I was grateful to discover this era of artistry and the works it produced when I took an African American Literature course. Until that point, much of my reading and writing involved white authors and white characters. The media I’d consumed had ultimately led me to erase myself from my own creative imagination. Coming of age in an America shaken by the Black Lives Matter Movement helped me to realize the importance of the contextual cultural struggle behind the quiet representation of homoeroticism in Hughes’ poem, “Trumpet Player,” and of the riotous artistry of his Niggerati peers. Most of all, the work of gay and bisexual black writers of the Harlem Renaissance revealed a revolutionary sentiment: that the visibility of gay, black life was worth sacrificing the gag of artistic sterility for.

By the 1940s, America was still challenging the psyche of gay black writers. The explosive rage of the Harlem riots of 1943 could not provide James Baldwin solace for the rage that many black men felt in America. America’s brutality against black bodies had tortured Baldwin from birth, and influenced his decision to become a teenage preacher. He even believed that New York City’s torment of black Americans had led his friend to suicide in 1946. By 1948, at the age of 24 and already sickened, Baldwin decided to flee America for Paris.

In both the literary and the political realms, Baldwin’s sexuality was used to discredit him. Despite having a positive relationship with Martin Luther King, Jr., he was banned from speaking at the March on Washington. Eldridge Cleaver, leading member of the Black Panther Party, wrote in his book Soul On Ice: “The case of James Baldwin aside for a moment, it seems that many Negro homosexuals, acquiescing in this racial death-wish, are outraged and frustrated because in their sickness they are unable to have a baby by a white man.” In private letters to Albert Murray, the author Ralph Ellison claimed that Baldwin did not know the difference “between getting religion and going homo.”

Baldwin’s work helped me up from the rock bottom of my early adulthood. Unemployed and creatively uninspired, I read him and recognized myself in his political turmoil. If Baldwin could be dignified amidst the onslaught of racial violence and homophobia of his time, then I supposed I could be brave as well.

Baldwin’s work helped me up from the rock bottom of my early adulthood.

My admiration for him led me to France in 2016. There, I met a boy named Enzo, with eyes that caused my stomach to stir. Two years later I returned to Paris, where I lived for three months with Enzo, avoided tear gas during riots in the streets, and celebrated my 24th birthday, as an homage of Baldwin’s arrival to the city 70 years before, at the exact same age. During an outing to a park, Enzo held my face in his hands. “Even though there’s a lot about you I don’t understand,” he said, “I still love you very much.”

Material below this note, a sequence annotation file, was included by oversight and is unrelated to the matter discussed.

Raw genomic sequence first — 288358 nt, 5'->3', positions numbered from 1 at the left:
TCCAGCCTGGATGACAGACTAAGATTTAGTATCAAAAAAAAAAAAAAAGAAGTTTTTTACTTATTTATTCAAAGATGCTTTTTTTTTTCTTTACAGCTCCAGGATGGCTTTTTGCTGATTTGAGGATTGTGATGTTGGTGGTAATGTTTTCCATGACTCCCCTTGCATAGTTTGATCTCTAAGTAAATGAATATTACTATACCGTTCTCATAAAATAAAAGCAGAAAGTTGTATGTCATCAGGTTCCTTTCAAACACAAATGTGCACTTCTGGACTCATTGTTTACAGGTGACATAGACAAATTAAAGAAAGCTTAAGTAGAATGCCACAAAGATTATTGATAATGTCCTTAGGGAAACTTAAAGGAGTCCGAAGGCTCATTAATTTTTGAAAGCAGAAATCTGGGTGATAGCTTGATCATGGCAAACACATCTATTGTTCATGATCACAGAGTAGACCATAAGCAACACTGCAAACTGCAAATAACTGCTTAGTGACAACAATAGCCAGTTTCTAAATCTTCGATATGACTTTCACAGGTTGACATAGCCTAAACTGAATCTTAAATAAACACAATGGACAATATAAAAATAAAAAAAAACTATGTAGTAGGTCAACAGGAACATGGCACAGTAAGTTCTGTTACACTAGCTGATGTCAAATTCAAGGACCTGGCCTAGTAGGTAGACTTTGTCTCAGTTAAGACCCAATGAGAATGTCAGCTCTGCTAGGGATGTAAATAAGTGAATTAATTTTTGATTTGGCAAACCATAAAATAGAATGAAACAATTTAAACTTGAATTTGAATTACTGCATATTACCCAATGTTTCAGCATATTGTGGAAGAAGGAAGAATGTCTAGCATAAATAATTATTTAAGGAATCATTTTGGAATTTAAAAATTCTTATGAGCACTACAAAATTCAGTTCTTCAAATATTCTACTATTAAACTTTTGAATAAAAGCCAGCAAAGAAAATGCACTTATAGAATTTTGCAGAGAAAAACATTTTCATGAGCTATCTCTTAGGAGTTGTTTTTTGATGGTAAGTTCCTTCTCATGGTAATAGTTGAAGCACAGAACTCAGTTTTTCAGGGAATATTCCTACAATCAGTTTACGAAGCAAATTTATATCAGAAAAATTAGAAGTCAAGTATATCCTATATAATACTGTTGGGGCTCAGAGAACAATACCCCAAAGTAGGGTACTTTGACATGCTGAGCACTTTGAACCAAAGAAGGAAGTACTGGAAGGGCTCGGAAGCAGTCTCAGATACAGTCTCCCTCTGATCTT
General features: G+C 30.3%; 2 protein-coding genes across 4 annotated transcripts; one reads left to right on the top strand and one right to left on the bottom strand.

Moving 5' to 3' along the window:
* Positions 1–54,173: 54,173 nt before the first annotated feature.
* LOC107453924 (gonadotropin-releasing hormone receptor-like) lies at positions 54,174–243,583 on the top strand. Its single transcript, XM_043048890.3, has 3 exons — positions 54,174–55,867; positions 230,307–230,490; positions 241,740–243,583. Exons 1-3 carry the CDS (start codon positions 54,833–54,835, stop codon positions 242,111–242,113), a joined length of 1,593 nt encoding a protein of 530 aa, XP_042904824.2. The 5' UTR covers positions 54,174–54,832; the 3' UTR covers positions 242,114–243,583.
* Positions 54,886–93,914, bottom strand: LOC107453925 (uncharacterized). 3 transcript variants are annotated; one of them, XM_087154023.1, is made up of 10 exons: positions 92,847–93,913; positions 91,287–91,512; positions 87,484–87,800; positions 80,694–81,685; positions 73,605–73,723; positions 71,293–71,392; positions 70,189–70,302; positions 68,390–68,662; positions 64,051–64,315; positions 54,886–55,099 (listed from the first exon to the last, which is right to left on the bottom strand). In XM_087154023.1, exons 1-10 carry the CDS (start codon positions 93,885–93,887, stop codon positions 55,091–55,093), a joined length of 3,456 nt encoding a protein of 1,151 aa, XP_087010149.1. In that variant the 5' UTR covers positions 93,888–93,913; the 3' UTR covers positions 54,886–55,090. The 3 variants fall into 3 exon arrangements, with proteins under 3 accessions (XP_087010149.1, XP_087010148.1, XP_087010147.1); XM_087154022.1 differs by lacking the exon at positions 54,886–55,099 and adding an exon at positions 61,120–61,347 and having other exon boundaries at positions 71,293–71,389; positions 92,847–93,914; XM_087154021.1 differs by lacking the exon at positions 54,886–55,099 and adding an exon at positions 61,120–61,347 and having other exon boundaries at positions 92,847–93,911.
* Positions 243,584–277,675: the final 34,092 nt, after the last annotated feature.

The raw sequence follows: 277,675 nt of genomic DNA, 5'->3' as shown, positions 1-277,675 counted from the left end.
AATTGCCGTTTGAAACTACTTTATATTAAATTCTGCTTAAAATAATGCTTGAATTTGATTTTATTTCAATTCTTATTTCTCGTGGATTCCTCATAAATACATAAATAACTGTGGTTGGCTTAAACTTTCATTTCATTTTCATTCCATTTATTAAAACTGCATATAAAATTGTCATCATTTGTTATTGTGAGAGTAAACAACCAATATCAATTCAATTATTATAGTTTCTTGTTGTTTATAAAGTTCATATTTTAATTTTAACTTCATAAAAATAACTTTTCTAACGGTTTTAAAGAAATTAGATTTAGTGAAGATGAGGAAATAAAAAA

I smiled back, while thinking of Baldwin’s line in Another Country, about how the face of a lover “is an unknown precisely because it is invested with so much of oneself. It is a mystery, containing, like all mysteries, the possibility of torment.”

During the beginning of the AIDS epidemic, much of America passed HIV off as a “gay disease.” The Reagan administration’s failure to address the needs of those dying from HIV/AIDS-related complications had an even more severe impact on the gay, black community. By the end of Reagan’s administration, roughly 25% of those known to be living with HIV/AIDS were black.

For Joseph Beam, a black gay writer and a prominent figure of the Philadelphia gay community, the need for his 1986 anthology, In The Life: A Black Gay Anthology, was clear. Beam was both inspired by the work of black lesbians and feminists, and felt that such a specifically oriented collection was crucial in a time of political and bodily devastation for the gay black community. In the anthology’s forward Beam stated that “Visibility is survival … We ain’t family [the LGBTQIA community]. Very clearly, gay male means: white, middle-class, youthful, naturalized, and probably butch; there is no room for Black gay men within the confines of this gay pentagon.”

Gay male means: white, middle-class, youthful, naturalized, and probably butch; there is no room for Black gay men within the confines of this gay pentagon.

The anthology featured works by activists, scholars, and writers, including Richard Bruce Nugent, a powerhouse writer of the Harlem Renaissance who had been the first African-American writer to center homosexuality in a piece of fiction, and was also a part of the Niggerati. Nugent’s short story, “SMOKE, LILIES, AND JADE,” was published in 1928 in Fire!!, a black-led literary magazine, and featured Alex, a bisexual man, who goes home with a male lover named Beauty. The literary magazine only published one issue, and was met with widespread disapproval from black intellectuals.